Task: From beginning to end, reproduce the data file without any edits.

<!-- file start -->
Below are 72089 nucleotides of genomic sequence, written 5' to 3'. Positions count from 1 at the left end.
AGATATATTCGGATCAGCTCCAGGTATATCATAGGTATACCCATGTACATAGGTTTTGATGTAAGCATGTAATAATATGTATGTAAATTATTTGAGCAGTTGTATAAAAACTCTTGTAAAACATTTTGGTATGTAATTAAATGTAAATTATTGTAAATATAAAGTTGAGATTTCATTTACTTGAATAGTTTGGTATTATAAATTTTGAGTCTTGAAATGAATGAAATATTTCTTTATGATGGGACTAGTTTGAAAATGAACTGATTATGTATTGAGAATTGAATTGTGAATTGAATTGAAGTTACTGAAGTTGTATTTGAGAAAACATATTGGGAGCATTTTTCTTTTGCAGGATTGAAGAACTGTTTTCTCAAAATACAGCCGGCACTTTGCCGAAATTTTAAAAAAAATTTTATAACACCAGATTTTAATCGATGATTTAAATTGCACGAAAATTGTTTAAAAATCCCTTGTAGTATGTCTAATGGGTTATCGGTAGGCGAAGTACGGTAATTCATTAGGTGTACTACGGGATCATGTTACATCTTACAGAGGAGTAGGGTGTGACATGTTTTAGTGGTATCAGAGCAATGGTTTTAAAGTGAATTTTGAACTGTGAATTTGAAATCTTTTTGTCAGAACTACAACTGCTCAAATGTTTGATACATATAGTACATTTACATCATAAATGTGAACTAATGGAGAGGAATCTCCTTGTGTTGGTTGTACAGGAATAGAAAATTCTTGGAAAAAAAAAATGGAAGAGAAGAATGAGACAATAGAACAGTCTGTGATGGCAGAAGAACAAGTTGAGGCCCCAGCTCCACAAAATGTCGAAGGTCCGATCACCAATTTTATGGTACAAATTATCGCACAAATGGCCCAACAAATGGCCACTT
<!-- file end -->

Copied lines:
Below are 72089 nucleotides of genomic sequence, written 5' to 3'. Positions count from 1 at the left end.
AGATATATTCGGATCAGCTCCAGGTATATCATAGGTATACCCATGTACATAGGTTTTGATGTAAGCATGTAATAATATGTATGTAAATTATTTGAGCAGTTGTATAAAAACTCTTGTAAAACATTTTGGTATGTAATTAAATGTAAATTATTGTAAATATAAAGTTGAGATTTCATTTACTTGAATAGTTTGGTATTATAAATTTTGAGTCTTGAAATGAATGAAATATTTCTTTATGATGGGACTAGTTTGAAAATGAACTGATTATGTATTGAGAATTGAATTGTGAATTGAATTGAAGTTACTGAAGTTGTATTTGAGAAAACATATTGGGAGCATTTTTCTTTTGCAGGATTGAAGAACTGTTTTCTCAAAATACAGCCGGCACTTTGCCGAAATTTTAAAAAAAATTTTATAACACCAGATTTTAATCGATGATTTAAATTGCACGAAAATTGTTTAAAAATCCCTTGTAGTATGTCTAATGGGTTATCGGTAGGCGAAGTACGGTAATTCATTAGGTGTACTACGGGATCATGTTACATCTTACAGAGGAGTAGGGTGTGACATGTTTTAGTGGTATCAGAGCAATGGTTTTAAAGTGAATTTTGAACTGTGAATTTGAAATCTTTTTGTCAGAACTACAACTGCTCAAATGTTTGATACATATAGTACATTTACATCATAAATGTGAACTAATGGAGAGGAATCTCCTTGTGTTGGTTGTACAGGAATAGAAAATTCTTGGAAAAAAAAAATGGAAGAGAAGAATGAGACAATAGAACAGTCTGTGATGGCAGAAGAACAAGTTGAGGCCCCAGCTCCACAAAATGTCGAAGGTCCGATCACCAATTTTATGGTACAAATTATCGCACAAATGGCCCAACAAATGGCCACTT